Sen. Bob Hertzberg, author of tax-reform plan to modernize state taxes, responds to state tax study released today
Remarks follow release of Board of Equalization study
SACRAMENTO – Sen. Bob Hertzberg released the following in response to today’s state Board of Equalization study showing California could receive up to $122.6 billion in revenues if it levied an 8.4 percent sales tax on all services (which is the current average sales tax on goods):
“This landmark study confirms that California’s economy has undergone a revolution,” said Hertzberg, D-Van Nuys, chair of the Senate Committee on Governance and Finance, which requested the BOE study in conjunction with Hertzberg’s Senate Bill 8. “Eighty percent of California’s economy is now providing services, not goods, and most of these services are untaxed, making California more dependent on personal income taxes, which fluctuate year to year.
“It is that dependence on an unstable revenue source – not high taxes – that threatens our state’s economy.”
For further evidence, Hertzberg asked residents to “Look around you and examine how you spend your money. California’s economy has changed from one that had been dominated by making goods to today where 80 percent is producing services.”
Hertzberg said tax reform is needed because when times are bad, state income drops – forcing draconian cuts in many education, social and safety-net programs used by working families. California is one of 49 states that currently taxes at least some services, including more than two dozen services in the Golden State.
Unlike what’s shown in the BOE study, Hertzberg’s SB 8 would not tax education and health care services. Hertzberg’s measure also uses revenue from the sales tax to lower the personal income tax for most working families. The goal of SB 8 is to make them better off under SB 8 because any service taxes would be more than compensated by lower personal income taxes and because new revenues would also support education and local government, thus fostering upward mobility. The report indicates $57.3 billion General Fund revenues would be generated.
Jerome E. Horton, chairman of the state Board of Equalization, praised the report for being timely and demonstrating a thoughtful effort to find positive solutions to known challenges.
“Eliminating income tax is unwise, impractical and inconsistent with our economic structure,” Horton said. “However, a strategy that includes sales tax on services may provide a taxation balance that serves to stimulate job creation, capitalizes on innovation, and helps California business compete with the rest of the world—without destroying our environment.”
Hertzberg introduced SB 8 as his first bill after being sworn into the Senate last December in a bid to spur upward mobility for all California residents. He said his plan is to revitalize education funding, jumpstart job creation and foster improved state finances and business climate through a review of the state’s boom-and-bust tax structure.
“California has long been known as the land of opportunity, the republic of the future, but for too many of our residents the future is receding and inequality continues to rise,” said Hertzberg, a former Assembly Speaker who returned to public service after a 12-year hiatus in private business and as a public-policy leader.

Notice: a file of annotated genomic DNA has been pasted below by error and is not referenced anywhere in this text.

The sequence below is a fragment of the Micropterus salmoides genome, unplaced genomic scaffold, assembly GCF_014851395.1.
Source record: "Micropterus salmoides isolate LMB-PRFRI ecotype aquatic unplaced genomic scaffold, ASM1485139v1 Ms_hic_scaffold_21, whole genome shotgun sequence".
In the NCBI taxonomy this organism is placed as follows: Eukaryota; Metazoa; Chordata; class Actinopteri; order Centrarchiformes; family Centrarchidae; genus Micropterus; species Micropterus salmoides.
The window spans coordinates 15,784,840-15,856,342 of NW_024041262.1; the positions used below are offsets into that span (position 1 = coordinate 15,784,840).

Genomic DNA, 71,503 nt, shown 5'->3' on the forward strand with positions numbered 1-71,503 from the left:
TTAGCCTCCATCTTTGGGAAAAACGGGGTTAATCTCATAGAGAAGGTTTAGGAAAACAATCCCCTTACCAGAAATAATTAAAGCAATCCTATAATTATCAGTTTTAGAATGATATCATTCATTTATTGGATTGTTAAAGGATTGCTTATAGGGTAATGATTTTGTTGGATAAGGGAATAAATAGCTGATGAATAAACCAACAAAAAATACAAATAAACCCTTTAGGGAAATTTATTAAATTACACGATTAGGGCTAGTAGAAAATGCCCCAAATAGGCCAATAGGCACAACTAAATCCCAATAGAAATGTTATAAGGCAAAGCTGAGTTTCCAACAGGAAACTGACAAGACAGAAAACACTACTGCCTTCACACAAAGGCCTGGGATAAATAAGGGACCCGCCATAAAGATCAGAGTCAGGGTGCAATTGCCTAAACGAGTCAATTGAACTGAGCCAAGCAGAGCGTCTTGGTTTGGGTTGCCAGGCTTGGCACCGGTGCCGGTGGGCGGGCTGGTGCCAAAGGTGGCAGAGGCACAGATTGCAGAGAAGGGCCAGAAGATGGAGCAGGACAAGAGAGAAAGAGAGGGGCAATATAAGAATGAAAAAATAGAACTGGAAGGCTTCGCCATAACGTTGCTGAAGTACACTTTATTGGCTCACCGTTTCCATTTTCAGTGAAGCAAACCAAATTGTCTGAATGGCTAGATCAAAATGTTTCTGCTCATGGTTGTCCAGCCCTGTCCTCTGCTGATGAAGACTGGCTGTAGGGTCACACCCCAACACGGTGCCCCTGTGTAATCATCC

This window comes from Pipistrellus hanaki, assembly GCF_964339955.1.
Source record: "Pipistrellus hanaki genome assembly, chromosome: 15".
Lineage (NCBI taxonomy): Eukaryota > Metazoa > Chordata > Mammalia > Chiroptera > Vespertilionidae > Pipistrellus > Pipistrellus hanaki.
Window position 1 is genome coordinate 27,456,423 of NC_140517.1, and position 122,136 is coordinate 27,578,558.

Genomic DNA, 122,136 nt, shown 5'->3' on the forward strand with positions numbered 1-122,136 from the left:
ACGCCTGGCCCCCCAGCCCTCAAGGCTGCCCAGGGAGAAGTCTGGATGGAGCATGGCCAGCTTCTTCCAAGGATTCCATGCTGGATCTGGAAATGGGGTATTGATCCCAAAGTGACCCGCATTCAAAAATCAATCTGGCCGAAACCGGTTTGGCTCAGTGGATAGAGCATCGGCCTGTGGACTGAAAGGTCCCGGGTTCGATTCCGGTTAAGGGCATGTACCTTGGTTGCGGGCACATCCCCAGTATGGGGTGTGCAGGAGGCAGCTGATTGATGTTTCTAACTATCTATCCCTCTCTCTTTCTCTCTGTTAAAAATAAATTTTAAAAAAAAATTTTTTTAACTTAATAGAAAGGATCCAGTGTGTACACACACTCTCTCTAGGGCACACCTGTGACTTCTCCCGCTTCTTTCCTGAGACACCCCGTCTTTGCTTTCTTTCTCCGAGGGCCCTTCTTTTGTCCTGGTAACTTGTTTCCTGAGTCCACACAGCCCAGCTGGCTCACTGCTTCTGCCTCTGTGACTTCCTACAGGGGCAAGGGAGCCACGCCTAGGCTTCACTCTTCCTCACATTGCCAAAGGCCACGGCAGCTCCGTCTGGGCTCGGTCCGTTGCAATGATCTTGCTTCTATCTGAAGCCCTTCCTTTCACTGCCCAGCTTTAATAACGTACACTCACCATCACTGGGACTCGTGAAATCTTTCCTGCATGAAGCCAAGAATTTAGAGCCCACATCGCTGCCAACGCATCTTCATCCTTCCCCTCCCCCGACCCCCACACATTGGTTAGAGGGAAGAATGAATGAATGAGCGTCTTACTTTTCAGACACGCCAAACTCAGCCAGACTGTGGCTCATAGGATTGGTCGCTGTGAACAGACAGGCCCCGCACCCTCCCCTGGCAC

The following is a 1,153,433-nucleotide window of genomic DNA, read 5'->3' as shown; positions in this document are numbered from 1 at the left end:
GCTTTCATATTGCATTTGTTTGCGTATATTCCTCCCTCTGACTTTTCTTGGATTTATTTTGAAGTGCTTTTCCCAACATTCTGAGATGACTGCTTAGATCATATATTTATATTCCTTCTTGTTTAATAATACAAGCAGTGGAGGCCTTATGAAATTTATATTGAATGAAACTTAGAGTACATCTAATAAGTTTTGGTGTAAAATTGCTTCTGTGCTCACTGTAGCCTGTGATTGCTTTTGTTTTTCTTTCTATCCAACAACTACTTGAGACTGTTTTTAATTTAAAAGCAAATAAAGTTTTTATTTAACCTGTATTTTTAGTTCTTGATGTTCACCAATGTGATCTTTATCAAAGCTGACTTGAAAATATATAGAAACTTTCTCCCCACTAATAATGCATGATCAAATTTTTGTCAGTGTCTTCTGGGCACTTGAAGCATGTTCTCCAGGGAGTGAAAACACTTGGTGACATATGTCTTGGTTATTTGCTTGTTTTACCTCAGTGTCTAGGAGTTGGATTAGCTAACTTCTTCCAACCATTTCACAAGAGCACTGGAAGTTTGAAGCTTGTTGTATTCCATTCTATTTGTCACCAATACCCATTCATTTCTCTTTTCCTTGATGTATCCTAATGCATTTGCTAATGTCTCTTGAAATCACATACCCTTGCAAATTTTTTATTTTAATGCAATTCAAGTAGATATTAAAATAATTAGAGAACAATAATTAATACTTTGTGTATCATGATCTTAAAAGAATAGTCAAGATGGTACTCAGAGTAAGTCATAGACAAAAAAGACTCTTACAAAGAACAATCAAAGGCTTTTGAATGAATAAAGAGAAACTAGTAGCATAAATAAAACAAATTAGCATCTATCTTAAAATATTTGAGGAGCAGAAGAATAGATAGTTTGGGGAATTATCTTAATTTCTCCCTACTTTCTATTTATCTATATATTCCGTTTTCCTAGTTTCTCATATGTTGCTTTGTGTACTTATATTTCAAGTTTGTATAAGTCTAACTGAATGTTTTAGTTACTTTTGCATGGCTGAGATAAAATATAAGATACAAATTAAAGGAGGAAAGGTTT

This is a new philosophy of governance where there’s more relief for low-income wage earners. SB 8 would be funded by a restructured tax system to generate the needed cash and stabilize funding.
Hertzberg pointed to the following facts supporting the need to do more to help residents succeed: Since 1970, the poorest 20 percent of Californians have seen their household income grow by just 3.1 percent while the income of the richest 20 percent has climbed 74.6 percent.
Since 1987, 71.3 percent of all the gains generated by California’s economy have gone to the state’s wealthiest 10 percent. Moreover, today California accounts for three of the 10 American cities with the greatest disparities in wealth—San Francisco, Oakland, and Los Angeles.
Hertzberg emphasized that the initial goal of the Upward Mobility Act would be to explore problems with the current tax structure and discuss reform alternatives. Key provisions of his bill would expand the application of the sales and use tax law by imposing a tax on specified services; incentivize entrepreneurship and business creation by evaluating potential changes to the corporate tax law; and examine the impacts of a simpler personal income tax law.
Details about SB 8 will continue to unfold during the year; its first policy hearing has not yet been set.
Bob Hertzberg, chair of the Senate Committee on Governance and Finance, represents nearly 1 million San Fernando Valley residents of Senate District 18, which includes part of Burbank and the following communities in Los Angeles: Arleta, Granada Hills, Hansen Dam, Lake View Terrace, Mission Hills, North Hills, North Hollywood, part of Northridge, Pacoima, Panorama City, Sherman Oaks, Studio City, part of Sun Valley, Sylmar, Toluca Lake, Valley Glen, Valley Village, Van Nuys, the City of San Fernando and Universal City. See a district map HERE or at http://sd18.senate.ca.gov/district. After serving in the Assembly from 1996-2002, including two years as Speaker, Hertzberg built an international renewable energy business; invested in solar, wind and electric-car projects; and worked for structural changes in government through two civic groups: California Forward and the Think Long Committee of California. More HERE or at www.senate.ca.gov/hertzberg
MEDIA CONTACT: Ray Sotero
Sen. Bob Hertzberg, Senate District 18
Capitol Building, Room 4038
Sacramento, Calif. 95814
(916) 651-4018 office; 916 834-1128 cell